Free access to science... but at what cost?

At the last meeting of CERN’s Scientific Information Policy Board (SIPB), on 20 October this year, participants were informed of a practice that is disconcerting to say the least: some publishers are compiling books from free access material, which they then market at relatively high prices.


Some theses, which are freely accessible on CDS, are being sold at incredibly high prices on Amazon. The problem is that buyers don't know they are buying theses that are available for free.

“When I found out, I was really astonished!” admits Tullio Basaglia, head of the Library Section of CERN’s Scientific Information Service. Tullio was referring to the distinctly unorthodox practice of certain unscrupulous publishers who are selling freely available information! They simply poach articles from Wikipedia, compile them, bind them into a book, and then sell them at a high price under the name of a non-existent author. Thus, for instance, a certain Lambert M. Surhone who appears to be the author of almost 120,000 books on subjects ranging from US courts of law to cacti...

As Tullio Basaglia explains: “There are two types of documents: what we call ‘robot books’ and theses. The first are compilations of text poached from Wikipedia. They are nothing more than a series of articles strung together, one after the other, as they appeared online.  If you flick through one of these books, you will notice that no attempt has been made to edit the material. The second type concerns the scientific community more directly. These are doctoral theses that are being marketed; at the very least this goes against CERN’s principles, if not those of science in the broadest sense.”

Marketed? Yes, because in addition to selling these books marked “High-quality content by Wikipedia articles”, some of these publishers manage to convince young researchers to entrust them with the publication of their theses. Sometimes the author of the thesis accepts a publisher’s offer and the publisher then prints the thesis in the form of a book.  So what is the financial advantage? None at all for the author of the thesis (except perhaps for a few free copies) as the publisher scoops up all the revenues from the sale. This is a particularly bitter pill to swallow when you know that some of these theses retail at about 100 euro.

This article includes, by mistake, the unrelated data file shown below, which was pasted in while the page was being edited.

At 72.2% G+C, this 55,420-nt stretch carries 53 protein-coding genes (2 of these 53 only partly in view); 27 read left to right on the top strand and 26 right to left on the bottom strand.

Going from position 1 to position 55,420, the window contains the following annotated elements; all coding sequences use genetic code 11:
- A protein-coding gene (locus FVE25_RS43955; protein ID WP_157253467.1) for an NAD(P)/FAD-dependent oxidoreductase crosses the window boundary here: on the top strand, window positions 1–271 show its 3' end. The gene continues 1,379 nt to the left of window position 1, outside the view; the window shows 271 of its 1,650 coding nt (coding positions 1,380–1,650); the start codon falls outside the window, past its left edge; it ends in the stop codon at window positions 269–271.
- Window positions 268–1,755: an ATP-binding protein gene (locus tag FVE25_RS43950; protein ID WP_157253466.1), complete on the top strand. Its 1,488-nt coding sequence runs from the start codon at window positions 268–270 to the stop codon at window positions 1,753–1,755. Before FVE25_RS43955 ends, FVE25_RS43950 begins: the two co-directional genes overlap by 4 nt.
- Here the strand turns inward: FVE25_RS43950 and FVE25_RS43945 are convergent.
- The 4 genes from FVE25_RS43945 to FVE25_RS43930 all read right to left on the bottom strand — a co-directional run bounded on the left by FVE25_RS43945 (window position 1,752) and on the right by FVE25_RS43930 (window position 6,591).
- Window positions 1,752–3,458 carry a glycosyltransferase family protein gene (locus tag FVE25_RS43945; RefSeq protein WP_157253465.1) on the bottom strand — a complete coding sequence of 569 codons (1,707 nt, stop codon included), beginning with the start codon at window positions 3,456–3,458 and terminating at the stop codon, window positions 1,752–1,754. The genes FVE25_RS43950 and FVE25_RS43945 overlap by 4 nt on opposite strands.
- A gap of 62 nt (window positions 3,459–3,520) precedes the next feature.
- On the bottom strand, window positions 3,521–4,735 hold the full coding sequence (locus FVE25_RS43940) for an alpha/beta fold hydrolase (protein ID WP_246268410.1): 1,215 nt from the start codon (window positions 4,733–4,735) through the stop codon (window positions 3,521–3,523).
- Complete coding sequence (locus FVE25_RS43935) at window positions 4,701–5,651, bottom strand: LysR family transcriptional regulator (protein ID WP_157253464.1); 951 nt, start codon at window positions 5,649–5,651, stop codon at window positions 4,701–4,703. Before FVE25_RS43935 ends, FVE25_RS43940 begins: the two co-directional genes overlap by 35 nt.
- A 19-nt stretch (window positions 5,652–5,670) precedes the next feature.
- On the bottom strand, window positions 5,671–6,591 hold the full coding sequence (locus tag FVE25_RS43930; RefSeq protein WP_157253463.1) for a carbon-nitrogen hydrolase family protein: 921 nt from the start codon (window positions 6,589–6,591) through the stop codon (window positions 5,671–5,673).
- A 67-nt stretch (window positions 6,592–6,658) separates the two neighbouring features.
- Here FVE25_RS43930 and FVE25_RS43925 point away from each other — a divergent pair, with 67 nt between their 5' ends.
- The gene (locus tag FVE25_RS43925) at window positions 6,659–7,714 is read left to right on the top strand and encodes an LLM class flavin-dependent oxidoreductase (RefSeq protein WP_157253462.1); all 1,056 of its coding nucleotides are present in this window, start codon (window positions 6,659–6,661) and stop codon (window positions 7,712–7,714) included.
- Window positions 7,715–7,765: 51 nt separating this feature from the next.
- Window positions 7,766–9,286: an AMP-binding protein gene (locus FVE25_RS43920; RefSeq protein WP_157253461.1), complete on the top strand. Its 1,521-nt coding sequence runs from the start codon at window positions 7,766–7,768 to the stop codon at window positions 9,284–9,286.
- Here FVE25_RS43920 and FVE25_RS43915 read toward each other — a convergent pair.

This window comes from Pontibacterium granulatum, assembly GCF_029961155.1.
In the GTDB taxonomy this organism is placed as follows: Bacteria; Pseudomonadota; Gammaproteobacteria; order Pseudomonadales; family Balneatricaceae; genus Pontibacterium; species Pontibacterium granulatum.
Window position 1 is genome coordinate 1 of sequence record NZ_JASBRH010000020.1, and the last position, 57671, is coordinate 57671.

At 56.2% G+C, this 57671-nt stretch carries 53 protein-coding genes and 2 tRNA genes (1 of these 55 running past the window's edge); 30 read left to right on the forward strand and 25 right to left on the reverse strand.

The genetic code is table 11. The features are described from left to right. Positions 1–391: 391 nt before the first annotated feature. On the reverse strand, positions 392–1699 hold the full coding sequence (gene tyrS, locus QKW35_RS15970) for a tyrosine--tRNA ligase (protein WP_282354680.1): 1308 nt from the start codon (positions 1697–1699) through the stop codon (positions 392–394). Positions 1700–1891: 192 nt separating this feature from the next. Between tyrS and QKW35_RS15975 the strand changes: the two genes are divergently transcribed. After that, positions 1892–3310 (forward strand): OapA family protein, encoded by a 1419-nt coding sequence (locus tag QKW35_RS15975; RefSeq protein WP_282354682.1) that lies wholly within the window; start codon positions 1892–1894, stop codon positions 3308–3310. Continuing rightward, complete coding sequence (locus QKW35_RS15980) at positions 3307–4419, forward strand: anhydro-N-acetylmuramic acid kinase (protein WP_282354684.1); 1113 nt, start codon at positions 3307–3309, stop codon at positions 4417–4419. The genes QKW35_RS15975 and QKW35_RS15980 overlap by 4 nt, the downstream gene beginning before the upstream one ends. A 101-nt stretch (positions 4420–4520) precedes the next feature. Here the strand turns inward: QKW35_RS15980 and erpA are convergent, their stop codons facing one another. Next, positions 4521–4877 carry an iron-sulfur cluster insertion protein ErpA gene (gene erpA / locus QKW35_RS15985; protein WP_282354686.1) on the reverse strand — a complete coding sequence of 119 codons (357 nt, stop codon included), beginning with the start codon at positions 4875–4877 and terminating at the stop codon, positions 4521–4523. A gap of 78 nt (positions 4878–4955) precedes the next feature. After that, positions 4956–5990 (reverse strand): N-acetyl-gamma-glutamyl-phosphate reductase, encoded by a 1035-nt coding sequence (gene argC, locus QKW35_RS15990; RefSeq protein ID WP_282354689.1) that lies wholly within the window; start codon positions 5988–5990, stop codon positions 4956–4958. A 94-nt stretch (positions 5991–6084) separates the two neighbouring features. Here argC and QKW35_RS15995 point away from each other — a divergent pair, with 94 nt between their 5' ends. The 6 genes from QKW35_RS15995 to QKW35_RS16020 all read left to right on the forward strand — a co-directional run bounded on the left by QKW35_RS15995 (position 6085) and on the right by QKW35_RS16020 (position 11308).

Beyond the purely financial dimension, this calls into question the whole principle of free access. “Our policy is free dissemination of science,” stresses Basaglia. “All the theses written at CERN or in collaboration with the Organization should be submitted to the CERN Document Server to which there is free access.* The very idea of selling them is in total violation of these principles.”

So who is buying these books?  It is quite difficult to believe, but in the case of theses it’s the authors themselves who are forking out the money. “It’s rather gratifying to see one’s name on the cover of a book, especially if it’s available through Amazon," admits Tullio. “Some young researchers buy additional copies of their own thesis to give to their family and friends. Some libraries may also be lured into procuring such books because it is very difficult to identify them as doctoral theses."

In addition, it is very difficult to determine the point at which a publication crosses the line of plagiarism. Articles in Wikipedia, appropriately named the free encyclopaedia, are not protected by copyright. And in the case of books based on theses, the author is always a party to the process from the outset. It is therefore up to all of us – science enthusiasts, librarians and researchers, alike – to shoulder our responsibility to ensure access to science remains free.

*More information here.

You can consult the presentation Tullio Basaglia gave at the SIPB meeting here.

by Anaïs Schaeffer